Intensity-modulated radiation therapy after hysterectomy: comparison with conventional treatment and sensitivity of the normal-tissue-sparing effect to margin size

Anesa Ahamad, Warren D'Souza, Mohammad Salehpour, Revathy Iyer, Susan L Tucker, Anuja Jhingran, Patricia J Eifel
International Journal of Radiation Oncology, Biology, Physics 2005 July 15, 62 (4): 1117-24

PURPOSE: To determine the influence of target-volume expansion on the reduction in small-bowel dose achieved with use of intensity-modulated radiation therapy (IMRT) vs. standard conformal treatment of the pelvis after hysterectomy, and to investigate the influence of patient body habitus on the normal-tissue sparing achieved with use of IMRT.

METHODS AND MATERIALS: A clinical target volume (CTV) was contoured on each of 10 planning computed tomography scans of patients who had been treated for cervical or endometrial cancer after a hysterectomy. Treatment planning was based on vaginal CTVs and regional nodal CTVs. To account for internal motion, margins were added to form an initial planning target volume (PTVA) as follows: 0.0 mm were added to the regional nodal CTV; 10 mm were added anteriorly to the vaginal CTV; and 5 mm were added to the vaginal CTV in all other directions. Two further PTVs (PTVB and PTVC) were produced by a 5-mm expansion of PTVA to give PTVB and a further 5-mm expansion to give PTVC. Treatment plans for all 3 PTVs were produced by use of 2 conformal fields (2FC), 4 conformal fields (4FC), or IMRT to deliver 45 Gy to more than 97% of the PTV. The primary goal of IMRT was to spare small bowel. The change in sparing that accompanied the increase in margin size was assessed by comparison of dose-volume histograms that resulted from PTVA, PTVB, and PTVC. Measured patient dimensions were correlated with bowel sparing.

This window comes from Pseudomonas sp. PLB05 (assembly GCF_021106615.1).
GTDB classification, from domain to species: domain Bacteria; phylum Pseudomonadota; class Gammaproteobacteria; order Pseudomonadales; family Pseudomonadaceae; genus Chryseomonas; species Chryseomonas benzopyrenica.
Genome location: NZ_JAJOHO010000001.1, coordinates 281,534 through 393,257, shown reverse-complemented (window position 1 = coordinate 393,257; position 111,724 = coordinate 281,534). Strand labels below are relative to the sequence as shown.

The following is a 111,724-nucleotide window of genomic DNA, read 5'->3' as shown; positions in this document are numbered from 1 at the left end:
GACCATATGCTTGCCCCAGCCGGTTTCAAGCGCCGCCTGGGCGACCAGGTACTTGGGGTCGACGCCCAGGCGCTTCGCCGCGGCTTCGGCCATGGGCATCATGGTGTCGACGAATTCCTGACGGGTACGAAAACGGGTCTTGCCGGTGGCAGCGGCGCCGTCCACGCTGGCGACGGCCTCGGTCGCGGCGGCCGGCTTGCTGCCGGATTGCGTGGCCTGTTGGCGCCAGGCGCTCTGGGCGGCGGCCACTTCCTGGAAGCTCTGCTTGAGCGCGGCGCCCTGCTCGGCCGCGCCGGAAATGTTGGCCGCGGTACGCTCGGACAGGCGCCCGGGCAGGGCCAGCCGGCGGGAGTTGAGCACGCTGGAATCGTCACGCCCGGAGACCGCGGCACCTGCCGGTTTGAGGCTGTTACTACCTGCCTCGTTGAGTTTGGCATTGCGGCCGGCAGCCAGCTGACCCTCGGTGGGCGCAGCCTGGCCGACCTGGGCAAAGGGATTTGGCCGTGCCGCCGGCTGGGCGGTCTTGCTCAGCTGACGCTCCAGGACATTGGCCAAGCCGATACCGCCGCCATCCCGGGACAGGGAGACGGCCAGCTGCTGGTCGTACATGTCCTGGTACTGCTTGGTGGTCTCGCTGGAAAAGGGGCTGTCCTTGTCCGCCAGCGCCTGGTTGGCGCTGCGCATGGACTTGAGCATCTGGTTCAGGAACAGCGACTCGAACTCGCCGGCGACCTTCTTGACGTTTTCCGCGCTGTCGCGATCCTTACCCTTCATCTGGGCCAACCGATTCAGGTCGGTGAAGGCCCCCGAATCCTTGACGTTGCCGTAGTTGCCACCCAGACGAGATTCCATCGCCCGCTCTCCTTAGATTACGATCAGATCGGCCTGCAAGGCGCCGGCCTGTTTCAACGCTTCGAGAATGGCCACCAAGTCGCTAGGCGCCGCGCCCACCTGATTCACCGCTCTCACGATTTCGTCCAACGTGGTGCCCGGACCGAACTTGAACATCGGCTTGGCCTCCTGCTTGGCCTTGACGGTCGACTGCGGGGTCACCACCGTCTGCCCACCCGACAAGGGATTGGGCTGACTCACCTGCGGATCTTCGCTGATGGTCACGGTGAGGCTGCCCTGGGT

RESULTS: Significantly less small bowel was irradiated by IMRT than by 2FC (p < 0.0001) or 4FC (p < 0.0001) for doses greater than 25 Gy. Significantly less rectum was irradiated by IMRT than by 2FC (p < 0.0001) or 4FC (p < 0.0001). Significantly less bladder was irradiated by IMRT than by 2FC (p < 0.0001). However, the magnitude of the sparing achieved by use of IMRT decreased as margins increased. In particular, the volume of small bowel spared by IMRT vs. 2FC or 4FC decreased as margin size increased (p = 0.0002 and p = 0.008 for 2FC and 4FC, respectively). The amount of normal-tissue sparing achieved by use of IMRT vs. 4FC was inversely correlated with patient body mass index.

CONCLUSION: Because the small-bowel sparing achieved with use of IMRT is markedly reduced by relatively small expansions of the target volume, accurate target delineation, highly reproducible patient immobilization, and a clear understanding of internal-organ motion are needed to achieve optimal advantage in the use of IMRT over conventional methods of posthysterectomy pelvic radiation therapy.

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